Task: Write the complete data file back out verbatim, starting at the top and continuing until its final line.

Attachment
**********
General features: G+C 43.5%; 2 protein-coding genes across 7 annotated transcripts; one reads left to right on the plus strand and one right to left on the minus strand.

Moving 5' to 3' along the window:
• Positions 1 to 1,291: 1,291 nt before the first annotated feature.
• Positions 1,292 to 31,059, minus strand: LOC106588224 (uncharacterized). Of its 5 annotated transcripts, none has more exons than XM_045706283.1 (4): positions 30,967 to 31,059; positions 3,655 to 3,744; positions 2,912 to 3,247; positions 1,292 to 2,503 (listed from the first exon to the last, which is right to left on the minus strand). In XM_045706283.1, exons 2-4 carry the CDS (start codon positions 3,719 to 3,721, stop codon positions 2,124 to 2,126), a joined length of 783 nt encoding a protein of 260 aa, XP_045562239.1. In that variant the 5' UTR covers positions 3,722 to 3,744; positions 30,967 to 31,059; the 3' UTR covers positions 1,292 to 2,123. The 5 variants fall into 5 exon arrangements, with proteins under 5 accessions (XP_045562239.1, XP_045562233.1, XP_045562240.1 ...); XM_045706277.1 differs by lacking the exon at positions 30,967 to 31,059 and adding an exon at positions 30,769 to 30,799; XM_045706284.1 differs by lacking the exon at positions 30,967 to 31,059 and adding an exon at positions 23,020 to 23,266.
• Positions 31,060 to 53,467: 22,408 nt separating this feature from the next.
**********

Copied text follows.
General features: G+C 43.5%; 2 protein-coding genes across 7 annotated transcripts; one reads left to right on the plus strand and one right to left on the minus strand.

Moving 5' to 3' along the window:
• Positions 1 to 1,291: 1,291 nt before the first annotated feature.
• Positions 1,292 to 31,059, minus strand: LOC106588224 (uncharacterized). Of its 5 annotated transcripts, none has more exons than XM_045706283.1 (4): positions 30,967 to 31,059; positions 3,655 to 3,744; positions 2,912 to 3,247; positions 1,292 to 2,503 (listed from the first exon to the last, which is right to left on the minus strand). In XM_045706283.1, exons 2-4 carry the CDS (start codon positions 3,719 to 3,721, stop codon positions 2,124 to 2,126), a joined length of 783 nt encoding a protein of 260 aa, XP_045562239.1. In that variant the 5' UTR covers positions 3,722 to 3,744; positions 30,967 to 31,059; the 3' UTR covers positions 1,292 to 2,123. The 5 variants fall into 5 exon arrangements, with proteins under 5 accessions (XP_045562239.1, XP_045562233.1, XP_045562240.1 ...); XM_045706277.1 differs by lacking the exon at positions 30,967 to 31,059 and adding an exon at positions 30,769 to 30,799; XM_045706284.1 differs by lacking the exon at positions 30,967 to 31,059 and adding an exon at positions 23,020 to 23,266.
• Positions 31,060 to 53,467: 22,408 nt separating this feature from the next.